Parents want their children to trust them. Children learn trust early in life. But, as parents, how can you encourage trust in your children?
Keep your promises. To begin with, make only promises which you can keep. Suppose your son wants you to take him to the zoo on Saturday, but you know that you may be called to work that day. Explain the predicament. Reassure him that you do want to take him to the zoo; then set a definite date when you will go, regardless of what comes up.
When the answer to a request is no, explain why. If your child asks for something you don't want him to have, be honest with yourself and with him.
One child asked to go to a video arcade. His parent did not approve of video arcades but was tempted to soften her negative answer by saying, "Not today, dear." If she had said that, her son would have reached the conclusion that on another day, she might allow him to go. Instead, they discussed her reasons for the decision and planned some alternative activities which he might enjoy.
Answer honestly. Try to answer all questions honestly. Choose words to suit the child's level of understanding.
For example, when a 4-year-old asks what the moon is made of, it's not necessary to launch into geological terms and explanations. A simple answer about rock and sand will be easy for her to understand. If she needs more information, she'll ask.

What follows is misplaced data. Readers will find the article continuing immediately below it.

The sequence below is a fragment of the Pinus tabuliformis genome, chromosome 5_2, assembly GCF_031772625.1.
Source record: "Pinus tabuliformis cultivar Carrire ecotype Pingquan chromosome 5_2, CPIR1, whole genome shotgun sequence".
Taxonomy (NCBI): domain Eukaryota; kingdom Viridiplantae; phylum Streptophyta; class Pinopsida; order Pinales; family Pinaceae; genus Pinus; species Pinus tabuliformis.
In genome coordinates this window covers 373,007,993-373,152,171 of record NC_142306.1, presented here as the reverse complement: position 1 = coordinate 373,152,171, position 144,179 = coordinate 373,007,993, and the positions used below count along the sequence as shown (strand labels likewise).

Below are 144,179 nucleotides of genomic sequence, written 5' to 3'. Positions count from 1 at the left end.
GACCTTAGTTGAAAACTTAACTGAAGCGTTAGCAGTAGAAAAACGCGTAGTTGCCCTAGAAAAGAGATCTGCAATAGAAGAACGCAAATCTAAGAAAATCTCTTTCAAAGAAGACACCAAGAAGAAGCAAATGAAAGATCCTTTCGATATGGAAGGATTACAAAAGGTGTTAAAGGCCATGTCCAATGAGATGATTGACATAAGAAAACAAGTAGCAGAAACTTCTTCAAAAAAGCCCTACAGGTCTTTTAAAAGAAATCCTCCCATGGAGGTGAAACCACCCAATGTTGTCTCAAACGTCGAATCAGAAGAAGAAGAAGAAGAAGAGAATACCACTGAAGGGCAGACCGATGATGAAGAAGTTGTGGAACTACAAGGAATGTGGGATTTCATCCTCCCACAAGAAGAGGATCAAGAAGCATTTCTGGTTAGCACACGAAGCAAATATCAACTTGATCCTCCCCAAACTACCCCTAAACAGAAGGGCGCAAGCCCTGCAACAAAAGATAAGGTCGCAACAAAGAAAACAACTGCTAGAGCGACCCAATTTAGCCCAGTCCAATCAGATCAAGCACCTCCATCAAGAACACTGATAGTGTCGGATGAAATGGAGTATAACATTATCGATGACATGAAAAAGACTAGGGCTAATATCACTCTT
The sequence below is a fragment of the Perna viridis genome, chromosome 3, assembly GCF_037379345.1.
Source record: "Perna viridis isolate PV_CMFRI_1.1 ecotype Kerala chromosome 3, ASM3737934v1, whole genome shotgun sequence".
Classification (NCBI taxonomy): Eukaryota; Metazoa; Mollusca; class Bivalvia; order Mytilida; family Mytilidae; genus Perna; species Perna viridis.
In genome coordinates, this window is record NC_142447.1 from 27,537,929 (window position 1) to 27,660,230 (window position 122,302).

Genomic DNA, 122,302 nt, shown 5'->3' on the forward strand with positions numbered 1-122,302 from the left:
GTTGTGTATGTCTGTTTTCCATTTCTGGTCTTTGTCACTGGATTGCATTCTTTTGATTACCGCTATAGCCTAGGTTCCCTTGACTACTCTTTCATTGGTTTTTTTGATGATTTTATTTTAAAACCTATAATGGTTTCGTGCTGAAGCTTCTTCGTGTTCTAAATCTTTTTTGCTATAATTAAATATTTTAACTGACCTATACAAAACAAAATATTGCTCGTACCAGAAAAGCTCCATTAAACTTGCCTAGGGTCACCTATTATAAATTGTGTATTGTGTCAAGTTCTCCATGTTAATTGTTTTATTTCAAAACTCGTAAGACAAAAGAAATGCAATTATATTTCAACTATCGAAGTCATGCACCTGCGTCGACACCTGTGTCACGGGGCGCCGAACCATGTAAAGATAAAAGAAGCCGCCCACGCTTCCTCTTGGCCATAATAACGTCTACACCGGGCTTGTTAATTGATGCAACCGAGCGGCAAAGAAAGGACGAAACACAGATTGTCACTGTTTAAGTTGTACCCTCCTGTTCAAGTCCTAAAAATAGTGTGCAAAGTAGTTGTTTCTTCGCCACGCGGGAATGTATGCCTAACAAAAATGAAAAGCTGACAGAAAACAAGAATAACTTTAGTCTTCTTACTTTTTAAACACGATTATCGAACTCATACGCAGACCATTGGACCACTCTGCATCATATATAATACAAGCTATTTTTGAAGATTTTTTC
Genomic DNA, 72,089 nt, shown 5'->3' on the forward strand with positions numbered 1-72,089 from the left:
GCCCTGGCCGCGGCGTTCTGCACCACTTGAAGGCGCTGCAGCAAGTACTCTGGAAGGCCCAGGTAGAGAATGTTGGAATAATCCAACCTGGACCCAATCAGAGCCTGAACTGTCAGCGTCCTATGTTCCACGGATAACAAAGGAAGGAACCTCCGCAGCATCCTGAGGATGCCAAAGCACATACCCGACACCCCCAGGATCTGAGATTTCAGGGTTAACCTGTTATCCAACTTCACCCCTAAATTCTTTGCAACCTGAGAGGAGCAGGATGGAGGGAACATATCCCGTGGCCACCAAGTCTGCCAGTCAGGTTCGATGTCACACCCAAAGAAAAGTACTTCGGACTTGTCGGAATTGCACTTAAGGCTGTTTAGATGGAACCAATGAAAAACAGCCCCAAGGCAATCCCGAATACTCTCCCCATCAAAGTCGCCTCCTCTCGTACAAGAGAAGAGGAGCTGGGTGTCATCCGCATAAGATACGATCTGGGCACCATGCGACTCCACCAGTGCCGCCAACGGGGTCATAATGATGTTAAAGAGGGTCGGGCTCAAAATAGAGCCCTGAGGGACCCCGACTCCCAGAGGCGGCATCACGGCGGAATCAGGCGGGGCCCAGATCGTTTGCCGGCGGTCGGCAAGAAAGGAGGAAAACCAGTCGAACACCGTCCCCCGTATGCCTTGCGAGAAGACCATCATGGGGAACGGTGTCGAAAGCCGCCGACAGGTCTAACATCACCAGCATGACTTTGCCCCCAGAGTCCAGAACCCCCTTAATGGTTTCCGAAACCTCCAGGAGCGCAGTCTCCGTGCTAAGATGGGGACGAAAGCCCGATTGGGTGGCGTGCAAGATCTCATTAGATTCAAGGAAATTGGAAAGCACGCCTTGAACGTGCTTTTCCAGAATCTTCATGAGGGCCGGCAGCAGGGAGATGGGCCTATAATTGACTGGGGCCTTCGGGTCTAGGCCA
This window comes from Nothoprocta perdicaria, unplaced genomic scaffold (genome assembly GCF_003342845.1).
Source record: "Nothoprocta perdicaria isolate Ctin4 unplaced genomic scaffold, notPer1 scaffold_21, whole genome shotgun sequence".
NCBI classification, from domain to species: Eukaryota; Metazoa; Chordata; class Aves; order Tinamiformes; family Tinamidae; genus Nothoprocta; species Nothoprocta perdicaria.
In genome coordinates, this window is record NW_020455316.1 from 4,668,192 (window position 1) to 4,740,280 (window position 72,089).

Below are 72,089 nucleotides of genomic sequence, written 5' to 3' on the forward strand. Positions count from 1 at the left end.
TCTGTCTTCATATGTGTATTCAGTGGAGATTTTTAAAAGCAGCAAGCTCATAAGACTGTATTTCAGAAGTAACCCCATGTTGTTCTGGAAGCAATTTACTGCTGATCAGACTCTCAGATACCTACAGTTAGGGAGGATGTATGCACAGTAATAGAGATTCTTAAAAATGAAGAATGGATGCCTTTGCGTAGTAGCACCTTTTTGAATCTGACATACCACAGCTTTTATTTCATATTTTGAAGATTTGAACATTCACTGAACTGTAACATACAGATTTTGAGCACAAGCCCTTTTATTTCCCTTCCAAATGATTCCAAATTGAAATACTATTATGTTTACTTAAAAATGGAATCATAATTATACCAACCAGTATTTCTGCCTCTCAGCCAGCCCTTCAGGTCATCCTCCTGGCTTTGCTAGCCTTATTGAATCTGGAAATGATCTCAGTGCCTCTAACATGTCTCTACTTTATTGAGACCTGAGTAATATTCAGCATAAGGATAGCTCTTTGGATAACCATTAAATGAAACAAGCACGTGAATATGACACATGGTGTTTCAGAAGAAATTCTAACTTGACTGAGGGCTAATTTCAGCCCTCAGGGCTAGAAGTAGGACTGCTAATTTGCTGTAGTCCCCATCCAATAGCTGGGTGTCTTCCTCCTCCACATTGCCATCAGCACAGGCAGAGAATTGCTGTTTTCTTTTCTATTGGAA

Don't evade. Sometimes we are tempted to give our children evasive answers because we are afraid they will not grasp our meaning or they may be upset by the answer. Death and sex, for example, are both topics that make parents uneasy. Both death and sex are realities, however, about which all children must learn eventually. Protecting a child from learning about the experience of death may hinder his ability to cope with the experience in the future.
Holding back information about his sexual nature will not prevent your child from misusing it. The less he knows, the more likely he is to have problems. When appropriate, share your knowledge and values with him.
Admit shortcomings. When you don't know the answer to a question, admit it; then offer to find out. The reality is that no one has all the right answers.
Lasting parent-child relationships start early in life. Trust is part of a lasting relationship.